Startup Communities: Does Location Matter To Start Your Company?

In May 2015, I left everything in Montreal, Quebec, Canada behind and together my co-founder and fiancée Emilie Elice-Label, arrived in San Francisco to set up operations for our company here for the next 6 months.
While living in Montreal, and Paris before that, I’ve been educating myself about Silicon Valley with news articles to learn from other immigrants that made the same jump such as Bastian Lehmann, CEO of Postmates, and many other entrepreneurs. I thought deeply about how much of a difference location can make when building your company. Moving from Paris to Montreal helped me grow because there are more startup-minded people in Montreal, and the city offers easy proximity to New York City.
While in the startup capital of the world, we’ve visited the true Silicon Valley (Palo Alto and Mountain View), and began thinking about the benefits of the area and the importance that location has for companies.
Since we arrived in San Francisco, it is much easier to meet like-minded and useful people, and my expectations of how easy it is to meet people and how helpful people are have been exceeded. We’ve also had the chance to meet startups in our space and it has been fascinating to learn from them. It’s easier for these things to happen since many startups are based here. Emilie, my co-founder has been to many San Francisco events and it emphasizes this feeling even more.
People actually “get” what you’re building: This is what makes our move to the US unavoidable because this isn’t something that we felt in Montreal. In Montreal, most of the people didn’t get what we were building or why. In San Francisco, people get startups. The conversation can jump right into what your startup is about. Conversations like mobile strategy are easy to have, whereas the real estate marketplace conversation in Montreal seemed to center around explaining the instant gratification that only mobile devices can offer.
Sure, you might not be in Silicon Valley and you might not be able to pack your bags and hop on a flight over here for many reasons. That being said, I advise any founder to take risks and move to wherever you feel you’d be at ease to jumpstart your project. But not being in the right location shouldn’t stop you from making progress with your startup from your current location. To wait for any perfect environment, be it location, startup communities, experience, funds or otherwise, is a mistake to be avoided.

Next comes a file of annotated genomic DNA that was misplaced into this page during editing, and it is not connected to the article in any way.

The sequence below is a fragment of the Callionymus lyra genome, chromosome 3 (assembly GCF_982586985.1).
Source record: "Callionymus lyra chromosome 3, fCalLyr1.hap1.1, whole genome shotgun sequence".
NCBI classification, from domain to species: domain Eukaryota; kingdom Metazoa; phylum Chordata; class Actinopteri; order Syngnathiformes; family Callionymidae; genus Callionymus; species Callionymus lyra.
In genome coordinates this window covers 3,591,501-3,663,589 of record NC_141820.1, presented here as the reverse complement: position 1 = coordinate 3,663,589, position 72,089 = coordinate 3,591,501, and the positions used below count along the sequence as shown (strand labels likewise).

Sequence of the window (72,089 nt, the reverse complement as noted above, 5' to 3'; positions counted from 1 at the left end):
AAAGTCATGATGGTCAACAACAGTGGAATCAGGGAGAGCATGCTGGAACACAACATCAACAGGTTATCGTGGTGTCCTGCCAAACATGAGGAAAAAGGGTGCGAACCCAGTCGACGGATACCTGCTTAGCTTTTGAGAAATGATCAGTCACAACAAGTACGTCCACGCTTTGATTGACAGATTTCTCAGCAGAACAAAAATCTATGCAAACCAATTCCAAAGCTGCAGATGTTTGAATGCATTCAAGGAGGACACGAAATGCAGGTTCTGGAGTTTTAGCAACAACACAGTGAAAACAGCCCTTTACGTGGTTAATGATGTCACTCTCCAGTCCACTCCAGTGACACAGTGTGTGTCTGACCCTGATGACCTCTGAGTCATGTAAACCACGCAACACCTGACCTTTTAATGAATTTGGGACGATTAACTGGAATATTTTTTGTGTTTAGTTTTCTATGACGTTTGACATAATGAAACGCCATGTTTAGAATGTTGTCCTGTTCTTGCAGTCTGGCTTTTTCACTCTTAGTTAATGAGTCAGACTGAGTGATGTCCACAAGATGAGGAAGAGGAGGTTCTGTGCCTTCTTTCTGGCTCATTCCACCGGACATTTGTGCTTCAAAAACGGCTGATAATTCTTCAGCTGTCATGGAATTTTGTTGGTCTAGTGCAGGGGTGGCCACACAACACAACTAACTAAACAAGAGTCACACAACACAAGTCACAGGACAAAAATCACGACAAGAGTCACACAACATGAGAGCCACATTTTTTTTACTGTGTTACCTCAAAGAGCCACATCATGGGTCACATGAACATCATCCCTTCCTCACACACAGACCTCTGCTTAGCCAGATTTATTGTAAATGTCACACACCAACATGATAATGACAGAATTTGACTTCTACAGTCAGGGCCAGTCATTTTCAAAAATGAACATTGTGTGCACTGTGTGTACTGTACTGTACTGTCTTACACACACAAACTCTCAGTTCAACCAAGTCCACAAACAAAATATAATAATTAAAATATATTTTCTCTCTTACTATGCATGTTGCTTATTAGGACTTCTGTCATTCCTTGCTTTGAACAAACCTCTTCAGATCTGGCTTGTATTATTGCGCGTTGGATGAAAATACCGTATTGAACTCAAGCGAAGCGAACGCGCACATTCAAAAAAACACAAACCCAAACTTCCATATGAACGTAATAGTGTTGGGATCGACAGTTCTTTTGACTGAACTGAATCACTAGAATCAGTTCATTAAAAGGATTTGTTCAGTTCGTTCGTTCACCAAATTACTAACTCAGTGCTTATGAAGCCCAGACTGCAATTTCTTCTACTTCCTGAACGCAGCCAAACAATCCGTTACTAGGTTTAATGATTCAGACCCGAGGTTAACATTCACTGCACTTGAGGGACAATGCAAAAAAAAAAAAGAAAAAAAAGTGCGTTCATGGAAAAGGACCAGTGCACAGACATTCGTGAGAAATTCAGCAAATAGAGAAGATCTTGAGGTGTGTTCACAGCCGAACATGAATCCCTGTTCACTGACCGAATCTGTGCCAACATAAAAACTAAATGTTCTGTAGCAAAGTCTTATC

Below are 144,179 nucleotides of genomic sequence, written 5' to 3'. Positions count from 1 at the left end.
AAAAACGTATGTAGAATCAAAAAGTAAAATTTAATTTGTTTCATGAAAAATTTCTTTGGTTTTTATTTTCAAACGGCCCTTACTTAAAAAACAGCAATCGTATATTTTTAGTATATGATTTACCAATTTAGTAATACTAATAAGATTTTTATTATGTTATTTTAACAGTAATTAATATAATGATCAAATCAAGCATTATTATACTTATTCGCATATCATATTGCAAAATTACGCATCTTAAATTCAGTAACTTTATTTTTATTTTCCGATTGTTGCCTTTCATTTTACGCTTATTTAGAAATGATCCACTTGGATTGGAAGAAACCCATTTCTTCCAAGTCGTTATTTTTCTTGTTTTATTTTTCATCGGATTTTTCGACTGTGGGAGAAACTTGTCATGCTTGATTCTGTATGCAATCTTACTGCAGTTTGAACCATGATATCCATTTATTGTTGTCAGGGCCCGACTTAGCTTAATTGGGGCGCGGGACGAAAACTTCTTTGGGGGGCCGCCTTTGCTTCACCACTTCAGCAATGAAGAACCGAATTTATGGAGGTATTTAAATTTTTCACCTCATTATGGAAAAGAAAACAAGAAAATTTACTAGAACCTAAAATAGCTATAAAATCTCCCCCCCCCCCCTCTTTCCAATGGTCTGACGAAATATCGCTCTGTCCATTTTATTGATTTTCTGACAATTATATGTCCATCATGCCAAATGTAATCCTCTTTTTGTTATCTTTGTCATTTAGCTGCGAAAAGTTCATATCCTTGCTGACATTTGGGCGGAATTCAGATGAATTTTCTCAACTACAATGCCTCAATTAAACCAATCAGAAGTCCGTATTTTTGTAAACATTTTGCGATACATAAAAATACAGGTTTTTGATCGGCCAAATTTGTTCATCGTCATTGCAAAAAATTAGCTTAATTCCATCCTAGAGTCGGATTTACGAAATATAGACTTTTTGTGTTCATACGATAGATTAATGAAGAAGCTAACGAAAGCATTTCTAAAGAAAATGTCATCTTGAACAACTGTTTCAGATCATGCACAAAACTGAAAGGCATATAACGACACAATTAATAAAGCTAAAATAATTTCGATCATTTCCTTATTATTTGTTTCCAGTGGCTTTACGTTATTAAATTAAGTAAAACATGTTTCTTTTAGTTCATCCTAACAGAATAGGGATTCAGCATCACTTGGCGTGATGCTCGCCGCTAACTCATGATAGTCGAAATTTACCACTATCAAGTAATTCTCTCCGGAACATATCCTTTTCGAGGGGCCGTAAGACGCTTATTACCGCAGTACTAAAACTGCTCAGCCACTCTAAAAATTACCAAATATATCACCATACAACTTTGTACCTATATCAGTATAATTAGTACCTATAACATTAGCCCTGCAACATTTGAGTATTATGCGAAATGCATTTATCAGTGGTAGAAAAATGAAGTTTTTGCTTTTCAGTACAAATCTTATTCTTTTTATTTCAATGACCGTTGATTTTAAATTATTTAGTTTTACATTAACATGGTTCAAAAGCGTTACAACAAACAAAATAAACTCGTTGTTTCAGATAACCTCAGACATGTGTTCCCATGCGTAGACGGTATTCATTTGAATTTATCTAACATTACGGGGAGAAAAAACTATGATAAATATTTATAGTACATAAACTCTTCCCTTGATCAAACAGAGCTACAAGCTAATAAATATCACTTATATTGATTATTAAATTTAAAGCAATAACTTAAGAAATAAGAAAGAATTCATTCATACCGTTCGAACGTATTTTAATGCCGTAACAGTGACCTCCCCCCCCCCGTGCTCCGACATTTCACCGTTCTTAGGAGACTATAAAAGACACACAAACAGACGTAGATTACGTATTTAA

I’d love to learn from your experience in the comments.
Image Credit: Flickr/Jeff Gunn

In May 2015, I left everything in Montreal, Quebec, Canada behind and together my co-founder and fiancée Emilie Elice-Label, arrived in San Francisco to set up operations for our company here for the next 6 months.

While living in Montreal, and Paris before that, I’ve been educating myself about Silicon Valley with news articles to learn from other immigrants that made the same jump such as Bastian Lehmann, CEO of Postmates, and many other entrepreneurs. I thought deeply about how much of a difference location can make when building your company. Moving from Paris to Montreal helped me grow because there are more startup-minded people in Montreal, and the city offers easy proximity to New York City.

While in the startup capital of the world, we’ve visited the true Silicon Valley (Palo Alto and Mountain View), and began thinking about the benefits of the area and the importance that location has for companies.

Since we arrived in San Francisco, it is much easier to meet like-minded and useful people, and my expectations of how easy it is to meet people and how helpful people are have been exceeded. We’ve also had the chance to meet startups in our space and it has been fascinating to learn from them. It’s easier for these things to happen since many startups are based here. Emilie, my co-founder has been to many San Francisco events and it emphasizes this feeling even more.

People actually “get” what you’re building: This is what makes our move to the US unavoidable because this isn’t something that we felt in Montreal. In Montreal, most of the people didn’t get what we were building or why. In San Francisco, people get startups. The conversation can jump right into what your startup is about. Conversations like mobile strategy are easy to have, whereas the real estate marketplace conversation in Montreal seemed to center around explaining the instant gratification that only mobile devices can offer.

Sure, you might not be in Silicon Valley and you might not be able to pack your bags and hop on a flight over here for many reasons. That being said, I advise any founder to take risks and move to wherever you feel you’d be at ease to jumpstart your project. But not being in the right location shouldn’t stop you from making progress with your startup from your current location. To wait for any perfect environment, be it location, startup communities, experience, funds or otherwise, is a mistake to be avoided.

I’d love to learn from your experience in the comments.

Image Credit: Flickr/Jeff Gunn

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